Friday, January 17, 2020
Marquis BR Salon 9, ML 2 (Marriott Marquis Washington DC)
* noted as presenting author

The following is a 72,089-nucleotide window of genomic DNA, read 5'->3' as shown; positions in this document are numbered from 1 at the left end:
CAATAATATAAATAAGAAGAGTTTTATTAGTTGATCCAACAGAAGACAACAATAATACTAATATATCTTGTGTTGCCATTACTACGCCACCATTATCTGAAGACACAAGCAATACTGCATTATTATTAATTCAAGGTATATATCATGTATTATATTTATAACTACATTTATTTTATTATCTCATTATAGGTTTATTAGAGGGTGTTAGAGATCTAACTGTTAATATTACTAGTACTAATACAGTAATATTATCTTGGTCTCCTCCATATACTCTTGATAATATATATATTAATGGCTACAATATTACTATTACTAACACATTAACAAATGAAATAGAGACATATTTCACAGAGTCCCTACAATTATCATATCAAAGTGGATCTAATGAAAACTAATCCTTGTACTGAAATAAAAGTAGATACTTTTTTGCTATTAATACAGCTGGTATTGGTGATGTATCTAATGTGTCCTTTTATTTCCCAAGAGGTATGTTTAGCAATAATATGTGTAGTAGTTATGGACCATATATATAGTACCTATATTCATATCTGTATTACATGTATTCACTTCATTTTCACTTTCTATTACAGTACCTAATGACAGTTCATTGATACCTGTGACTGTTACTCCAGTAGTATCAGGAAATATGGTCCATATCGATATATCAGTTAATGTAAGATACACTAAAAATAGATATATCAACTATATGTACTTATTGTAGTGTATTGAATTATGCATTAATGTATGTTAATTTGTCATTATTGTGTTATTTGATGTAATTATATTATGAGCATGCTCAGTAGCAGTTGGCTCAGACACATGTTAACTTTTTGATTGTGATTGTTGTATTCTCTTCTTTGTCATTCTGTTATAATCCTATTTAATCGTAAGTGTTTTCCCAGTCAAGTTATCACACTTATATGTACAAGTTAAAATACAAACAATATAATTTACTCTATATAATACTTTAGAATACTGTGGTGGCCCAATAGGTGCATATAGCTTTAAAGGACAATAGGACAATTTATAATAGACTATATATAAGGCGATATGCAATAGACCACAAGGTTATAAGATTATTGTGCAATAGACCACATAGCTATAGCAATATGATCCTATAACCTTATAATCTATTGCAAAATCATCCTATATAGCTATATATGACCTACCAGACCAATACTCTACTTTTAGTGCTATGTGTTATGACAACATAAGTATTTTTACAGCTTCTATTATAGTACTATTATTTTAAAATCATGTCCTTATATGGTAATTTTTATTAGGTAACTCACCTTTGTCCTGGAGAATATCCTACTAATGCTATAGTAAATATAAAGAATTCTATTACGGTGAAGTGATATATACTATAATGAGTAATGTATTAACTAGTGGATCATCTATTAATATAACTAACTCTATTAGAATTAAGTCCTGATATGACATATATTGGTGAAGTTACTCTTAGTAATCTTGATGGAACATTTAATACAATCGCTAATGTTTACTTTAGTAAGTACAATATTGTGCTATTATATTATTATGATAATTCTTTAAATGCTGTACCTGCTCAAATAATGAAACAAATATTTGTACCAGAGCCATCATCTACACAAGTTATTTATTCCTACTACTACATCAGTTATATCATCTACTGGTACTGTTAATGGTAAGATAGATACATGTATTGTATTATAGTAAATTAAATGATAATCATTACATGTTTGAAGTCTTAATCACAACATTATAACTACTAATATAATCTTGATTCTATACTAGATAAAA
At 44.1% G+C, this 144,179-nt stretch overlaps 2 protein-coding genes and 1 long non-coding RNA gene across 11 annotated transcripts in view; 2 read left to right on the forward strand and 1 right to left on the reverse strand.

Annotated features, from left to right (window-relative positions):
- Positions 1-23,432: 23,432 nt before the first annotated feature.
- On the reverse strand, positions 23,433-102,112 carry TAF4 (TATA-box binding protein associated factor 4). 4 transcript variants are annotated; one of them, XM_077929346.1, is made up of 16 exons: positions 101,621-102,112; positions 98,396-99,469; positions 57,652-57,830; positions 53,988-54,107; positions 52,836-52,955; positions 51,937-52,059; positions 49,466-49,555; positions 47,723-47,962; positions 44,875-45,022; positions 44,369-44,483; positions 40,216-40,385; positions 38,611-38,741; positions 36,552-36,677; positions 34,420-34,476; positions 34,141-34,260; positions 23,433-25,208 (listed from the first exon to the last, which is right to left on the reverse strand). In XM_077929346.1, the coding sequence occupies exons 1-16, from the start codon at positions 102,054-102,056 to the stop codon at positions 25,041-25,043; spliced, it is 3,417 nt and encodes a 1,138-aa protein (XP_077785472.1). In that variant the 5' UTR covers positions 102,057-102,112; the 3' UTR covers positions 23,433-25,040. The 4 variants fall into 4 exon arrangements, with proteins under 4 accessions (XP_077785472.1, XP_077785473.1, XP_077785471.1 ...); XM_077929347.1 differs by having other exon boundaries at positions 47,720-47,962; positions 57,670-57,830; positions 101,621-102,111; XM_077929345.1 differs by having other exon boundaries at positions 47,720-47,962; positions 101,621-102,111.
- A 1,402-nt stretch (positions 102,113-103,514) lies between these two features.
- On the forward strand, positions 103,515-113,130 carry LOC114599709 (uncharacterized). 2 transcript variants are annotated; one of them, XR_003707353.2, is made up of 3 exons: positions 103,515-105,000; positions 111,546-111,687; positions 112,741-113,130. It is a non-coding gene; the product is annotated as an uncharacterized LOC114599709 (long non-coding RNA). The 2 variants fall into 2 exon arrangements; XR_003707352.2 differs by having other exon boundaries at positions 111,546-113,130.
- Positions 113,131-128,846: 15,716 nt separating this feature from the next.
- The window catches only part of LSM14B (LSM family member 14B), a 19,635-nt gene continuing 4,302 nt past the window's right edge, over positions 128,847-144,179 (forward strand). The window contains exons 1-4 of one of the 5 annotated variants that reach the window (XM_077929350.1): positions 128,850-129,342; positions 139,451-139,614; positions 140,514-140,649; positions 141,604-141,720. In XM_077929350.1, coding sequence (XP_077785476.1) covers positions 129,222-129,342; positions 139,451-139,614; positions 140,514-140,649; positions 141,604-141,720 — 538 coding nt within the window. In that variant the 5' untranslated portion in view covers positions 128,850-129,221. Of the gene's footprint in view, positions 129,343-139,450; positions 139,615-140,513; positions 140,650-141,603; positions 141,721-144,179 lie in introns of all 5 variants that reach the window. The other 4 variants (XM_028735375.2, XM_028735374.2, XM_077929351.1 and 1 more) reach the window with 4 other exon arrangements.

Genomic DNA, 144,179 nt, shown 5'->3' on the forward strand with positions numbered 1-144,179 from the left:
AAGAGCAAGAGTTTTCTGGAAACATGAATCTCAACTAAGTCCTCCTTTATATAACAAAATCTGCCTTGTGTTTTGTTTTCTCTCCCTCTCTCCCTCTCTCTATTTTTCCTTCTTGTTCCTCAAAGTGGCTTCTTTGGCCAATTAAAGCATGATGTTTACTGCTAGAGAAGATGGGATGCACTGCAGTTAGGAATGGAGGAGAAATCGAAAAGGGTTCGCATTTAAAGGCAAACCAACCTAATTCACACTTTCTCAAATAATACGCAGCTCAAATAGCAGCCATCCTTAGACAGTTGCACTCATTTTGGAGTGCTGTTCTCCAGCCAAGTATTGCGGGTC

Background: In the context of an aging society, where the proportion of older adults is rapidly increasing, ensuring healthier longer lives is key for individuals, families, policy makers and the population as a whole. In this context the productive aging framework has gained increased importance. There is evidence showing that engagement is related to late-life well-being and health (i.e., Hinterlong, 2006; Everard et al, 2000; Rozario et al, 2004; Matz-Costa et al, 2012). However, the productive aging framework lacks cultural sensitivity and evidence about the association between the effect of retirement on health and well-being in late-life is mixed. The current study seeks to contribute to this gap by exploring the consequences of the discrepancies between planned and actual retirement age on subjective health and well-being, comparing Hispanics and non-Hispanic Whites. Methodology: The Health and Retirement Study, a nationally representative study of people aged 50+, was used to conduct a series of regression models to explore the effect of the discrepancy between planned and actual retirement age (0=never retire, 1=retired earlier, 2=retired when planned, 3=retired after than planned) on retirement satisfaction (1=not at all satisfying to 3=very satisfying), self-rated health (1=poor to 5=excellent) and mental health (a reduced scale of CESD). Generalized structural equations were used to performed simultaneous regressions. A polled sample was used. A unique record of all non-institutionalized Hispanics who were retired between 1994-2012, who were working on the wave prior to retirement, and specified a specific time for planned retirement or the intention to never retire at any wave prior retirement, were selected. All Hispanics that met the sampling criteria were included in the study (n=590), while a matching sample of non-Hispanics (n=590 out of 6,746) was randomly selected to have comparable samples. Multiple imputation with chained equations were used. Results: Results indicates that native born Hispanics presented more differences when compared to foreign born Hispanic than non-Hispanic Whites, which could indicate the effect of acculturation and its fading effect on cultural attitudes, such as familismo. Hispanic tend to have higher retirement satisfaction than non-Hispanics which is aligned with the happiness paradox found by Calvo and collagues (2017). Additionally, SES has a significant effect on health for non-Hispanic Whites but not among Hispanics. Finally, retirement timing predicted mental health among foreign born Hispanic but among native born Hispanics and non-Hispanic Whites. Conclusion and discussion: Results illustrated the role of familismo among Hispanics, especially among foreign-born Hispanics, along with Hispanics’ life-long deprivation compared to non-Hispanics, marked by their migration experience and struggle merging into the U.S. mainstream.